Friday, March 19, 2004

Survived week three of MGT313. This class is certainly going a lot faster than the last. I feel like I'm actually getting something out of it. There is a 10-12 page paper due in class five, so if things get a little spotty here, that's what I'm doing.

The weather is starting to settle into the typical Michigan spring pattern of sunshine, snow, rain, sleet, slush, and mud. All within a five minute time period. The temps are fluctuating from the teens to nearly fifty degrees F, so you're never sure what you should be wearing.

Not much else to talk about other than that we will be heading up north to Pelston tomorrow to pick up our bathroom vanity/cabinet. It will be nice to actually be able to see what I'm doing when I shave. I'm still picking away at our power situation trying to get things hooked together and working. It looks like at least two of the batteries are beyond saving. That will cost around $600 to replace. We really need more capacity, but we can't afford it right now. Once the heating season is over, I can at least cut down the amount of time the generator is running. If I can get even some of the batteries in shape, that will help as well. With the trip to Pelston, it won't be likely that I get much done this weekend.


There doesn't seem to be much going on other than the Pakistan action against al-Qaeda suspects. It's been an open secret since we invaded Afghanistan that the Taliban and al-Qaeda were drifting in and out of Pakistan with the support of at least some Pakistan military and government elements. How high those reached has never been clear, but everyone pretty much accepted that any serious attempt to root out al-Qaeda would result in the overthrow of the current government. People openly friendly with al-Qaeda in control of nukes seemed to be the nightmare scenario no one wanted to even talk about. Conventional wisdom says that this action by Pakistan's central government will meet with strong resistance in the Taliban-controlled areas of the country. If we are lucky, the Taliban got the message of Afghanistan: we will remove anyone from power who harbors our enemies. The problem is that we have muddied that message with our subsequent actions. Iraq has no nukes; we don't like Iraq; we invade Iraq. North Korea is strongly suspected of having nukes; we don't like North Korea; we file a sharply worded protest with the UN. One can only hope that the Taliban doesn't learn the lesson those actions seem to teach. Musharraf isn't all that popular in his own country and barely controls the Taliban areas and parts of his military. The Taliban are a lot closer to obtaining nukes that, say, Iran. All the hard work has been done; all they have to do is topple Musharraf, which may not take much of a push.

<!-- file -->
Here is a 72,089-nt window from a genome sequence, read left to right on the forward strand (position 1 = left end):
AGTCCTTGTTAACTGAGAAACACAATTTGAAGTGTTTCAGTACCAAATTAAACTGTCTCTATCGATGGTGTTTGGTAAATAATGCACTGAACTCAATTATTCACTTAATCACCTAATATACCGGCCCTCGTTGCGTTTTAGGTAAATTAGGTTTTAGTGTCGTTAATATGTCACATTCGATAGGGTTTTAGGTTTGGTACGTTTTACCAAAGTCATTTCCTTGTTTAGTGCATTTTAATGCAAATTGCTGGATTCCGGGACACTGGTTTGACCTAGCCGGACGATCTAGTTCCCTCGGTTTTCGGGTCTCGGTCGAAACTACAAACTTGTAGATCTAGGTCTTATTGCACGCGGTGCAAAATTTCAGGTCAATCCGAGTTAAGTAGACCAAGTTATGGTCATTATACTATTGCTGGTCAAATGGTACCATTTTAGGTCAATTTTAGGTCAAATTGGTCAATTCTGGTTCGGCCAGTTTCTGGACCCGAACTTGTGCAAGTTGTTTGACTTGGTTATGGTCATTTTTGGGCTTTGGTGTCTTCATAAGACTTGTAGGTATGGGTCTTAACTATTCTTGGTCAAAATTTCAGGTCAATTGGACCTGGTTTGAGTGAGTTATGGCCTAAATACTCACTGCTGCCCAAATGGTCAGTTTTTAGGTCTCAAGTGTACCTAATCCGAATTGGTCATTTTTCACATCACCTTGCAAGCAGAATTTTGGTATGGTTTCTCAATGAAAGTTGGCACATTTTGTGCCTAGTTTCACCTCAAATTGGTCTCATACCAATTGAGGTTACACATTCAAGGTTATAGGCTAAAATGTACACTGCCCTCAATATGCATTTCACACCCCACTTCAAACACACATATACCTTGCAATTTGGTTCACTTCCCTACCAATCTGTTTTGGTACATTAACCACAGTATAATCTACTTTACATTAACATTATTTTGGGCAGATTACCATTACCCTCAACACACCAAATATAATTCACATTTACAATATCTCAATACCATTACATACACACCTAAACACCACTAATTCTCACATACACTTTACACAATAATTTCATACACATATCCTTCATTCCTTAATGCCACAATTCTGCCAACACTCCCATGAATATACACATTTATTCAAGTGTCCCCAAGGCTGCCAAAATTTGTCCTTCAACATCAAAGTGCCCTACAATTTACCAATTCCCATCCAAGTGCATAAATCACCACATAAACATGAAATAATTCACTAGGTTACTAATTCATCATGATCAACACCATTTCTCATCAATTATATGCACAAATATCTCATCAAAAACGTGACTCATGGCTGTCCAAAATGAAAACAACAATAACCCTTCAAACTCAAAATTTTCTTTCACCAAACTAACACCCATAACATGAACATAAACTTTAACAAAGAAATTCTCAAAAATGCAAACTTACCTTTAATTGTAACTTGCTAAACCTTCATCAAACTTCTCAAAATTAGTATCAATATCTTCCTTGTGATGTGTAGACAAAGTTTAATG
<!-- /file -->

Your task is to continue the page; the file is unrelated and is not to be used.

And while we are distracted by the Middle East, things are heating up in Taiwan. Someone tried to assassinate the president, and France and China are planning joint military operations in the Taiwan Strait. China generally makes this a regular feature of Taiwan elections as an implicit threat to not elect anyone with a strong nationalist bent. Why the frogs are butting in is unclear to me, other than to be the typical pain.


The Mars rovers are reaching the end-game. NASA is turning off the collision-avoidance software so they can cover more ground in the little time they have left. Both have collected strong evidence for something remarkable: liquid water on Mars. Not just flash floods triggered by volcanoes or meteor strikes. Lots of standing water for a very long time. I suspect Mars is now the top priority at NASA. There are more probes and a sample return mission already on the board. Now NASA knows exactly where to go and what to look for. It wouldn't surprise me to see more surface missions added, and sooner rather than later. Evidence of microbial life on Mars will shake things up pretty good. Maybe this will be the spark to revive the interest in human space exploration that died with the Apollo program. Consider: these rovers have spent three months covering an area not much larger than a baseball field. A human geologist, even encumbered with a p-suit, could have been far more thorough and gathered far more data in a single EVA than the rovers have. Plus, we would have samples to study with every piece of lab equipment available at our leisure back on Earth. Rovers are a first step and can help us know where to send the people and what they should be looking for, but we should be way past that point in 2004.

And it is nearly time to go home, so I need to wrap things up here at work.

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